first rows of the CCD, the bluemost orders will be included.
Checking Position Using the Day Sky
The solar spectrum has clear, easily recognizable features that make
it ideal for determining the wavelength coverage with the currrent
spectrograph settings. (It's also really beautiful to look at!)
Weather permitting, the Coudé Auxiliary Telescope (CAT) is used
to provide day sky illumination, but the CAT need only be partly
opened for this purpose. Opening the CAT for day-sky illumination is
described in the CAT
. Remember that weather conditions must be within observing limits
to open the CAT, even for the purpose of making a day-sky exposure.
On a sunny day, an exposure of 3-5 seconds, with a typical observing
aperture (e.g., 640-microns) will produce a good exposure. In cloudy
weather or late in the day, longer exposures may be necessary. Your
day-sky exposure should look similar to the one illustrated above.
Follow the directions for vertical and horizontal positioning, above,
to make adjustments.
Checking Position Using the Thorium-Argon Lamp
The performance and output of calibration lamps varies. Over the life-cycle of
a particular lamp, intensities (e.g. of spectral lines) may decrease or
increase with time until one, or more, of the constituents of the lamp
ultimately decays. Decay can occur over a noticeable time interval or may be
In the event of the decay of an existing calibration lamp, attempts shall be
made to install a like-for-like replacement from stock spares, sufficient
to generate spectra which can provide overall calibrations consistent
with the preceding lamp. However, design, suppliers and costs of replacement
lamps evolve. There is no guarantee that replacement calibration lamps shall be
identical to their predecessors. Replacement lamps may differ from their
predecessors in important ways (e.g. manufacture, geometry, relative
percentages of chemical composition), all of which affect the characteristics
of resultant spectra. Therefore, during the life-cycle of a particular
calibration lamp and following the replacement of a calibration lamp,
intensities (e.g. of spectral lines) may differ markedly.
Designers of automated reduction procedures are advised to generalize their
routines to accommodate changes in intensitie (e.g. spectral lines;
peak wavelength), in preference to fixing analyses to one contemporaneous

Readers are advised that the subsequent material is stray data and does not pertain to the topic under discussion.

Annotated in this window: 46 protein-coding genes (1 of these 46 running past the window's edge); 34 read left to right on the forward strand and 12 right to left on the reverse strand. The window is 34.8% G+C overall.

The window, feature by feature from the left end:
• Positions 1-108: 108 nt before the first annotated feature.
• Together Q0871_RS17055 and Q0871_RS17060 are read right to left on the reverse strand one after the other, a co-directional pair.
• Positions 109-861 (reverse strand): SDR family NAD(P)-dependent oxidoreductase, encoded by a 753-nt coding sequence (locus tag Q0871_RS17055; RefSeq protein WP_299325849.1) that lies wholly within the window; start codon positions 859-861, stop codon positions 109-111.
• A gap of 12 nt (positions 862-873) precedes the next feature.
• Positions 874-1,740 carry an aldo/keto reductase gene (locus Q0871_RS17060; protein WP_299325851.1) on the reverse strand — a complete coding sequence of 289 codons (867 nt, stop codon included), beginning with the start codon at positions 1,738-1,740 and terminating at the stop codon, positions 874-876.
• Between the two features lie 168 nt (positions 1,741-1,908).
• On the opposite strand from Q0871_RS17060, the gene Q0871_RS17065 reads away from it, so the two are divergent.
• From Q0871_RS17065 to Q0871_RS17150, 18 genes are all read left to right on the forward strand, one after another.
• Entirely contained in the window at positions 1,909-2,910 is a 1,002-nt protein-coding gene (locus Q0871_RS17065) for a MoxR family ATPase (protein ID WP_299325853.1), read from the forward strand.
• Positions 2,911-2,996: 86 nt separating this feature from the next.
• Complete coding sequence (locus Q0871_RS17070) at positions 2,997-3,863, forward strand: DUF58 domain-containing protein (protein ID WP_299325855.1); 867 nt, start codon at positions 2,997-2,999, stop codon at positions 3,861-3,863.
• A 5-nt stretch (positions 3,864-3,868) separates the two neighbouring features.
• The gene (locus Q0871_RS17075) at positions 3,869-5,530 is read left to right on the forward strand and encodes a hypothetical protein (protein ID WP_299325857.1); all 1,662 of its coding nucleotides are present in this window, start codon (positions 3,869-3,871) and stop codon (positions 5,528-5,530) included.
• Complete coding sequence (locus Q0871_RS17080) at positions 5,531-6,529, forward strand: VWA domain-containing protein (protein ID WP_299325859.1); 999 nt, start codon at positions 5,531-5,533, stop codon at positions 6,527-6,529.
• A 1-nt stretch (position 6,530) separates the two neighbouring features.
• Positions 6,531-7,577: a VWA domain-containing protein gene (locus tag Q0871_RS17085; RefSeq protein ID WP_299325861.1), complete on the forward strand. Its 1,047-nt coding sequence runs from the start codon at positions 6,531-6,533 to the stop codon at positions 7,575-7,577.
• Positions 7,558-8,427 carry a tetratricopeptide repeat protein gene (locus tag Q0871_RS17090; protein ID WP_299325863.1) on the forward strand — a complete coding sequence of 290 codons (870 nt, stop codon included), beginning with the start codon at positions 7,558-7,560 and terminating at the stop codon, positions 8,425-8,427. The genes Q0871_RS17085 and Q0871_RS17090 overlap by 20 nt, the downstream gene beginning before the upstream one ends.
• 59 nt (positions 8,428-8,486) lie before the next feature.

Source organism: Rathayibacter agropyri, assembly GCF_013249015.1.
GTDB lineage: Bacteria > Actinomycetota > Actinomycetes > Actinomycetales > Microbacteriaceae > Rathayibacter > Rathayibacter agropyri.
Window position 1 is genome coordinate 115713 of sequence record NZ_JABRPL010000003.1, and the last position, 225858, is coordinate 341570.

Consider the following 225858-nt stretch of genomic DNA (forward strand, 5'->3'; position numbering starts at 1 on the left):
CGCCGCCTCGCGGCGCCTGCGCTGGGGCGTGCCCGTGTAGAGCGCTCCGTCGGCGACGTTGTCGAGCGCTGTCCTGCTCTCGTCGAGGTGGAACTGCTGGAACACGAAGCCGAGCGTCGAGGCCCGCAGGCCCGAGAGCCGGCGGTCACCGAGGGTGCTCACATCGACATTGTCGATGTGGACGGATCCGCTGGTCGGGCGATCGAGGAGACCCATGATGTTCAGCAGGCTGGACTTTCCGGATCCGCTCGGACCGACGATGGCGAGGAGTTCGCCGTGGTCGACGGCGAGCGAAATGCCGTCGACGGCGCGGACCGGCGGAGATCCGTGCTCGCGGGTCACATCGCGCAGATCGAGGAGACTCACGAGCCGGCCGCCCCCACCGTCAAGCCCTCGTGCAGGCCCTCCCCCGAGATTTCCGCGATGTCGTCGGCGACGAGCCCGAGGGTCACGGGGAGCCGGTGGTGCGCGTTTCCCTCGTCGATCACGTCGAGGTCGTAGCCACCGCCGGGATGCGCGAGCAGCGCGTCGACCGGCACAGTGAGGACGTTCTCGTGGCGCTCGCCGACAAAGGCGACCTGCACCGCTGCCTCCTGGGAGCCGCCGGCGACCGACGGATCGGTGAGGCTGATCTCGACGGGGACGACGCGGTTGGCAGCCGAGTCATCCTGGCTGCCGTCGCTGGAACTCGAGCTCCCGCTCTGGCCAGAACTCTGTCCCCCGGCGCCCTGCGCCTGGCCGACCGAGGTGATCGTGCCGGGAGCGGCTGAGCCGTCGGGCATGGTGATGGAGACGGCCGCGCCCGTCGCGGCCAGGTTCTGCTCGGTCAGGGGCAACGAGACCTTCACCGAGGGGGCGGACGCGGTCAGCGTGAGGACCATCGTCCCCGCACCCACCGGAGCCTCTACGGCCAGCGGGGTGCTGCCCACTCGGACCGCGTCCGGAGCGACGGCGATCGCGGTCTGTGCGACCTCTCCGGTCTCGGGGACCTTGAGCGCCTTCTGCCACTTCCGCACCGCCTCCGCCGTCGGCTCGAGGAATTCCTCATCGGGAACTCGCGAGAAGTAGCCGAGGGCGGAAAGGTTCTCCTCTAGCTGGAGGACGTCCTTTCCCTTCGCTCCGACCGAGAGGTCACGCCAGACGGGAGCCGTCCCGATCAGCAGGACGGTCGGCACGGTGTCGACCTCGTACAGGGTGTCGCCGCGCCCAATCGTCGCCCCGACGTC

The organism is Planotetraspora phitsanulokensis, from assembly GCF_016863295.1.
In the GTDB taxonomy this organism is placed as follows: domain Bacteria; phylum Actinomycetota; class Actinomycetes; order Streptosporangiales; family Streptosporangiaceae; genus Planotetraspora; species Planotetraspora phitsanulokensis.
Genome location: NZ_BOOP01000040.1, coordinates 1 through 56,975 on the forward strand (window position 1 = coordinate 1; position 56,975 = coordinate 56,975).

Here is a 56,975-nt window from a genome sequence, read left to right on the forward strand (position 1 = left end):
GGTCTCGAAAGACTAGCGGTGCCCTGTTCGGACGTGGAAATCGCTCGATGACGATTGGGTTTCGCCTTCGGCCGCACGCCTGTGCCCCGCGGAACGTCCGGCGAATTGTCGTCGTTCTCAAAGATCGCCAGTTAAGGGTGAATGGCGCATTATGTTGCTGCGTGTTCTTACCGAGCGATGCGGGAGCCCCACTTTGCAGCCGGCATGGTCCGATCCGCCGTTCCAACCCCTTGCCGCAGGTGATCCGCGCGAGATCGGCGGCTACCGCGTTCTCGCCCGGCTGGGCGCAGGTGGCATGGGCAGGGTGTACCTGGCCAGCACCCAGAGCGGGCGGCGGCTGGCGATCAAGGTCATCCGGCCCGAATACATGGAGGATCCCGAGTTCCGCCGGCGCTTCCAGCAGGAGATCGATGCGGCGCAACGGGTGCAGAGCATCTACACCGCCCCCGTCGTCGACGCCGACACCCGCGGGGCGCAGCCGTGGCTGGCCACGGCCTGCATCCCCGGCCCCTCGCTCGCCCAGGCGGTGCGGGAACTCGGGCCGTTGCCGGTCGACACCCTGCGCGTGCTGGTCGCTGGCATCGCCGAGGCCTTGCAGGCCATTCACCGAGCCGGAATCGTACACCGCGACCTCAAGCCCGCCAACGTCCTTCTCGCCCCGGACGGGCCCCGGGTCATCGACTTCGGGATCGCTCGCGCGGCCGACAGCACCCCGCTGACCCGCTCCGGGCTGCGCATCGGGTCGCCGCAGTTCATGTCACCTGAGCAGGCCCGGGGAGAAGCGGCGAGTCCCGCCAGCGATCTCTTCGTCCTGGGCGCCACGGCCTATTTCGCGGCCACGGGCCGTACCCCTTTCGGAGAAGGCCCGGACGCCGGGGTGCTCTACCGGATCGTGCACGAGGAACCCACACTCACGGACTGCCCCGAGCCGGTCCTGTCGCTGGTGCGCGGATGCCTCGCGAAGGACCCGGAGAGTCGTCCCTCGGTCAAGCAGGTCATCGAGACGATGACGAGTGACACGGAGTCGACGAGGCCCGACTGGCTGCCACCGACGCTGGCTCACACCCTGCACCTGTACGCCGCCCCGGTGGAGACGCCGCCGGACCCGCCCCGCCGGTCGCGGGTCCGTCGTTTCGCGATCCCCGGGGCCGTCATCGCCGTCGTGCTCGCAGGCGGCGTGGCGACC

set of reference spectral features.
The Th-Ar spectrum is very rich, and can present the novice Hamilton
user with a bewildering array of bright dots. Bon courage!
You'll soon find patterns and lines that will become familiar
signposts. Click on the image at left for help to get started finding
your way around the Th-Ar spectrum. Wavelengths of individual lines
can be found in Lick Observatory Technical Report #73, The Hamilton
Spectrograph TH-AR Atlas by M. D. Shetrone (it's a green,
paperbound book, copies of which should be floating around in the 3-m
and CAT control rooms).
The UCB astronomy department has also published an on-line, Hamilton-specific,
NOAO has a non-Hamilton-Specific
Follow the directions for vertical and horizontal positioning, above, to
Hamilton's orders are neither straight nor parallel to one another, and will
always show some rotation with respect to the rows of the CCD.
As can be seen in the day sky image
the CCD is set so that the the reddest spectral orders are nearly parallel to
rows on the array. Occasionally the CCD's rotation may get out of adjustment.
If the spectrum looks overly rotated to you, consult a technician or
Do not attempt to adjust the rotation without staff assistance.
Previous Thorium-Argon Spectra
During the last quarter or 2011, following decay of a Thorium-Argon
calibration lamp, a replacement lamp of alternate design, manufacture
and composition was installed.
As of the first quarter 2012 (beginning 1 February 2012) the dewar 4
CCD is the only detector available for use with the Hamilton
Thus, the accompanying illustration of a pre-2011-10-12 Thorium-Argon
spectrum is included for historic interest only.
Last modified: Wed Feb 22 16:00:00 PDT 2012